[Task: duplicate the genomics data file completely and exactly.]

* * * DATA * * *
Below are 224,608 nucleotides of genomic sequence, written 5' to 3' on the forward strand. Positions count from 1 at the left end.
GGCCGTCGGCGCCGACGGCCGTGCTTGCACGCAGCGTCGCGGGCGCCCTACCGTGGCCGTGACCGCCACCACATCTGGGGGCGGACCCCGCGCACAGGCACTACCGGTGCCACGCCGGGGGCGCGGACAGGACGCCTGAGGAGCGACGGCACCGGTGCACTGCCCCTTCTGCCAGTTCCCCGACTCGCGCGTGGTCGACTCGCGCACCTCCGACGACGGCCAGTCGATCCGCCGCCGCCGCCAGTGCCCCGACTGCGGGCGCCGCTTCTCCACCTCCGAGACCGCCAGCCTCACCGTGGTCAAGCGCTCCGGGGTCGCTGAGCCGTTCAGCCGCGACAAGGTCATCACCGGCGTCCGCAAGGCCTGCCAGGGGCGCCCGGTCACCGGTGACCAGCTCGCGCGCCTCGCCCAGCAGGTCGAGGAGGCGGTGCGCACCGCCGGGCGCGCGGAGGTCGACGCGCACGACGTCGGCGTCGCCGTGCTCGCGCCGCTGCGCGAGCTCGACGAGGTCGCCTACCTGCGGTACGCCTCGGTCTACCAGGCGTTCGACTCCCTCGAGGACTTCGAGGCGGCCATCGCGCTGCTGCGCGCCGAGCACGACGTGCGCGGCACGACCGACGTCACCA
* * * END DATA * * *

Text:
Below are 224,608 nucleotides of genomic sequence, written 5' to 3' on the forward strand. Positions count from 1 at the left end.
GGCCGTCGGCGCCGACGGCCGTGCTTGCACGCAGCGTCGCGGGCGCCCTACCGTGGCCGTGACCGCCACCACATCTGGGGGCGGACCCCGCGCACAGGCACTACCGGTGCCACGCCGGGGGCGCGGACAGGACGCCTGAGGAGCGACGGCACCGGTGCACTGCCCCTTCTGCCAGTTCCCCGACTCGCGCGTGGTCGACTCGCGCACCTCCGACGACGGCCAGTCGATCCGCCGCCGCCGCCAGTGCCCCGACTGCGGGCGCCGCTTCTCCACCTCCGAGACCGCCAGCCTCACCGTGGTCAAGCGCTCCGGGGTCGCTGAGCCGTTCAGCCGCGACAAGGTCATCACCGGCGTCCGCAAGGCCTGCCAGGGGCGCCCGGTCACCGGTGACCAGCTCGCGCGCCTCGCCCAGCAGGTCGAGGAGGCGGTGCGCACCGCCGGGCGCGCGGAGGTCGACGCGCACGACGTCGGCGTCGCCGTGCTCGCGCCGCTGCGCGAGCTCGACGAGGTCGCCTACCTGCGGTACGCCTCGGTCTACCAGGCGTTCGACTCCCTCGAGGACTTCGAGGCGGCCATCGCGCTGCTGCGCGCCGAGCACGACGTGCGCGGCACGACCGACGTCACCA